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Utah governor signs bill allowing Utah to not comply with federal directives

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Utah governor signs bill allowing Utah to not comply with federal directives

Jan 31, 2024 | 1:53 pm ET
By Kyle Dunphey
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Bill allowing Utah to not comply with federal directives passes, with some small changes
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A lion statue is pictured at the Utah State Capitol in Salt Lake City in winter. (Photo by Aaron Hawkins/Getty Images)

Utah Gov. Spencer Cox wasted no time signing a bill into law that gives the state an avenue to not comply with directives from the federal government.

On Wednesday, the day after the Utah Legislature approved SB57, the “Utah Constitutional Sovereignty Act,” Cox signed the legislation.

“Balancing power between state and federal sovereignty is an essential part of our constitutional system,” Cox said in a prepared statement. “This legislation gives us another way to push back on federal overreach and maintain that balance.”

Sponsored by Sen. Scott Sandall, R-Tremonton, SB57 would allow lawmakers to reject any action from the federal government they view as unconstitutional, unless a court rules otherwise.

The bill passed after a 24-5 vote in the Senate, with Sen. Kathleen Riebe, D-Cottonwood Heights, the only Democrat to join Republicans supporting the bill; and in the House it received a 57-14 vote along party lines, backed by Republicans. 

According to the bill, lawmakers could “prohibit the enforcement of a federal directive within the state by government officers if the legislature determines the federal directive violates the principles of state sovereignty,” the text reads. 

Sandall said the bill’s intent is to “flip” the current process, where Utah might sue the federal government over a federal directive, but still have to comply with it while the process plays out in court. A “federal directive” includes anything from an executive order from the president, to a rule or policy enacted by a federal agency, or even a statute passed by Congress.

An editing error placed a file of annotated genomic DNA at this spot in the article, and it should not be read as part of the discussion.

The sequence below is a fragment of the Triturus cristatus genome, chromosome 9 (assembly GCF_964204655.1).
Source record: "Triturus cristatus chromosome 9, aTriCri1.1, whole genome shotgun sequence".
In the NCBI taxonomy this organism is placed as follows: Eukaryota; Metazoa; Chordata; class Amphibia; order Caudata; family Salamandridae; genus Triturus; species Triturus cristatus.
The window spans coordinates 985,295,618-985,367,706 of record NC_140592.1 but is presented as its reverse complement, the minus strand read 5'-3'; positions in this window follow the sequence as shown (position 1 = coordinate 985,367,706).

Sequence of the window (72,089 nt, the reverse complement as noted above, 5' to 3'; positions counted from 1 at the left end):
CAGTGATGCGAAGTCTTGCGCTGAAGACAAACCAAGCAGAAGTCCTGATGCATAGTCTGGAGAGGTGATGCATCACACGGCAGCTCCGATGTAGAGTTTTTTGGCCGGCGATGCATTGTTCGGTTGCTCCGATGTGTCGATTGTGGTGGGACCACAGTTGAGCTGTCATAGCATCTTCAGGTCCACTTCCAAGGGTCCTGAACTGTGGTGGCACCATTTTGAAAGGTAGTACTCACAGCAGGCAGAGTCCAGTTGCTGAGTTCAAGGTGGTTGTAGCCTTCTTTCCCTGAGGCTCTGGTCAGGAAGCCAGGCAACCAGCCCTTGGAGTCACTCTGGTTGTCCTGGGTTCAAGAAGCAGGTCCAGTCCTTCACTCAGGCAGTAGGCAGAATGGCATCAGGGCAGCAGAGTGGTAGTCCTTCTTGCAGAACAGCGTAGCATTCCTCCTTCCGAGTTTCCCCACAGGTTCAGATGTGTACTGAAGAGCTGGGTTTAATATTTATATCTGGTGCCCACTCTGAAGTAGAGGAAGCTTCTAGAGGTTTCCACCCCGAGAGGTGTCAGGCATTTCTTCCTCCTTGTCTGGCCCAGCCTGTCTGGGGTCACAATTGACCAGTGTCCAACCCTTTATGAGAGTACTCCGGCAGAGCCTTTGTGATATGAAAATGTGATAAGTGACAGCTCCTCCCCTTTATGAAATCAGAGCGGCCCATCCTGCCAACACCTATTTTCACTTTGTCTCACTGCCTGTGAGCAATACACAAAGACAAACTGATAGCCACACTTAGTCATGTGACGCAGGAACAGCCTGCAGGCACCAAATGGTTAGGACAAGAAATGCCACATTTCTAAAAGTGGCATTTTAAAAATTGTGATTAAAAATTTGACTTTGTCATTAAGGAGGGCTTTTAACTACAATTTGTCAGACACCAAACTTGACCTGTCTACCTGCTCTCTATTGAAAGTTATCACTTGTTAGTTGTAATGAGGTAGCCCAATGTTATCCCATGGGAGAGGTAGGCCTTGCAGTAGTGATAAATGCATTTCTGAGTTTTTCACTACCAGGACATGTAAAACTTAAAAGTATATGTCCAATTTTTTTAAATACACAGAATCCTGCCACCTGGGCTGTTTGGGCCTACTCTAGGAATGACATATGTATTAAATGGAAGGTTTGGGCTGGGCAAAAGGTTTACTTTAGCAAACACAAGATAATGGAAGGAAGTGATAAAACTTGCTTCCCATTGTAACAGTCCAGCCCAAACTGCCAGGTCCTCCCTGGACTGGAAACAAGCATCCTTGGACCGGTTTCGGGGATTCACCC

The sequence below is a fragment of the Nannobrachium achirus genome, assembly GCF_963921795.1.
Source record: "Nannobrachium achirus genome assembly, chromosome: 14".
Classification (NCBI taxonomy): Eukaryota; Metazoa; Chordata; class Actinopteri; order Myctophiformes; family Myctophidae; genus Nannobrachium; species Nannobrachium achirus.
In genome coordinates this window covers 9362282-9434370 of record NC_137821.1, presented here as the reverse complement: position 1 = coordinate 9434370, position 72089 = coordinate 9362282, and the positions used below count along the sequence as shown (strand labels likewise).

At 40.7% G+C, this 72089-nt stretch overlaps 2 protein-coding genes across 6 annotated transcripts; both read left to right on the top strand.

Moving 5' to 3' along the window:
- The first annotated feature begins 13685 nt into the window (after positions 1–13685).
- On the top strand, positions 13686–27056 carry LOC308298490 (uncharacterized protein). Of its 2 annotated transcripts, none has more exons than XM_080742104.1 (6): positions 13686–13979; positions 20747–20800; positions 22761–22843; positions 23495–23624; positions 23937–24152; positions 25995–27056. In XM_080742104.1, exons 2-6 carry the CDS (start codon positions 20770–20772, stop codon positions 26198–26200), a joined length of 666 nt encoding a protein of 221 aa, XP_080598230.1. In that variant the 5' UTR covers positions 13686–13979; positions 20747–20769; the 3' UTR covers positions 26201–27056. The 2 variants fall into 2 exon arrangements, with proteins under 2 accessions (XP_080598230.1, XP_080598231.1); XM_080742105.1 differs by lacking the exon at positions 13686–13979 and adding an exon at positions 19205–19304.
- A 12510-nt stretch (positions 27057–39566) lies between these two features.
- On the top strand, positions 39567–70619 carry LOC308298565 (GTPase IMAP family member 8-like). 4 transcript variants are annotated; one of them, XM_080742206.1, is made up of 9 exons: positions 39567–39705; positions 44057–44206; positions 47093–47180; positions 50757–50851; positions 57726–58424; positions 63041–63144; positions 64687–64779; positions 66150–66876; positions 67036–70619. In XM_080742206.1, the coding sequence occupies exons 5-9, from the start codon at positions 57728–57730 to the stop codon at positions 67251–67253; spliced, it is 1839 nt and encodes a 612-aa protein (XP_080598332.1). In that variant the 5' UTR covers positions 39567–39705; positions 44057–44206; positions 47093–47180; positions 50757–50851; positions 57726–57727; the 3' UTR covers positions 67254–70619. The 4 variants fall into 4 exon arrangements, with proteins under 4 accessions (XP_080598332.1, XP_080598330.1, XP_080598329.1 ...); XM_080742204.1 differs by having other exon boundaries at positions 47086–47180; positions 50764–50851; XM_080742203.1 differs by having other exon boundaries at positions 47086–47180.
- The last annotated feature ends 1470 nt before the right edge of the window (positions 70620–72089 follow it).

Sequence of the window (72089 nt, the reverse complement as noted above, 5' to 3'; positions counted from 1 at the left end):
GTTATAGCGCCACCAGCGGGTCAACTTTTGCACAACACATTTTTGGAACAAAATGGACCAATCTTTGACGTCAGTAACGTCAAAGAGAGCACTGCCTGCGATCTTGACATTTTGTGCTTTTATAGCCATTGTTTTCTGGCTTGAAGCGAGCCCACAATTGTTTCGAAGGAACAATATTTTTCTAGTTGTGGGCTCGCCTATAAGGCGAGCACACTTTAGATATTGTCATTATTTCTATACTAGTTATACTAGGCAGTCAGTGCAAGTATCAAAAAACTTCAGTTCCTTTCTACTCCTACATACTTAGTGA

But concerns over how the bill would impact the National Guard and federal funding caused it to briefly stall. On Friday, Rep. Jefferson Burton, R-Salem, voted no on the bill after telling lawmakers if members of the federal government thought the National Guard — which gets over 95% of its funding from the federal government — wasn’t available to them, they could cut funding. 

“The state cannot afford to train, equip and mobilize that organization without the federal funding,” Burton said, asking for a carveout. Burton was one of 15 representatives who voted “no,” although the bill passed the House anyways. 

On Tuesday, the Senate refused to concur with the House bill, instead sending it back where a conference committee, a group of lawmakers that deliberates over changes to a bill, added a line to address the concerns. It received one more vote in the House and the Senate. 

Now, according to the bill, “‘federal directive’ does not include any order by the federal government calling the Utah National Guard” into service. 

Lawmakers also had apprehensions over how the law would impact Utah’s sovereign tribal nations, including from Senate Minority Leader Luz Escamilla, D-Salt Lake City, who said the Navajo Nation worried its treaties would be put in jeopardy. 

That was also amended — Sandall on Tuesday said lawmakers will give the tribes “notification when a resolution was opened and that they would be able to engage in the process however they wanted to, either positively or negatively.” 

If lawmakers determine a federal directive “violates the principles of state sovereignty,” the process would require a concurrent resolution from the legislature. That means buy-in from both the Senate president and speaker of the House, and support from a two-thirds majority in both bodies. The governor would also need to sign the resolution. 

Katie McKellar contributed to this report.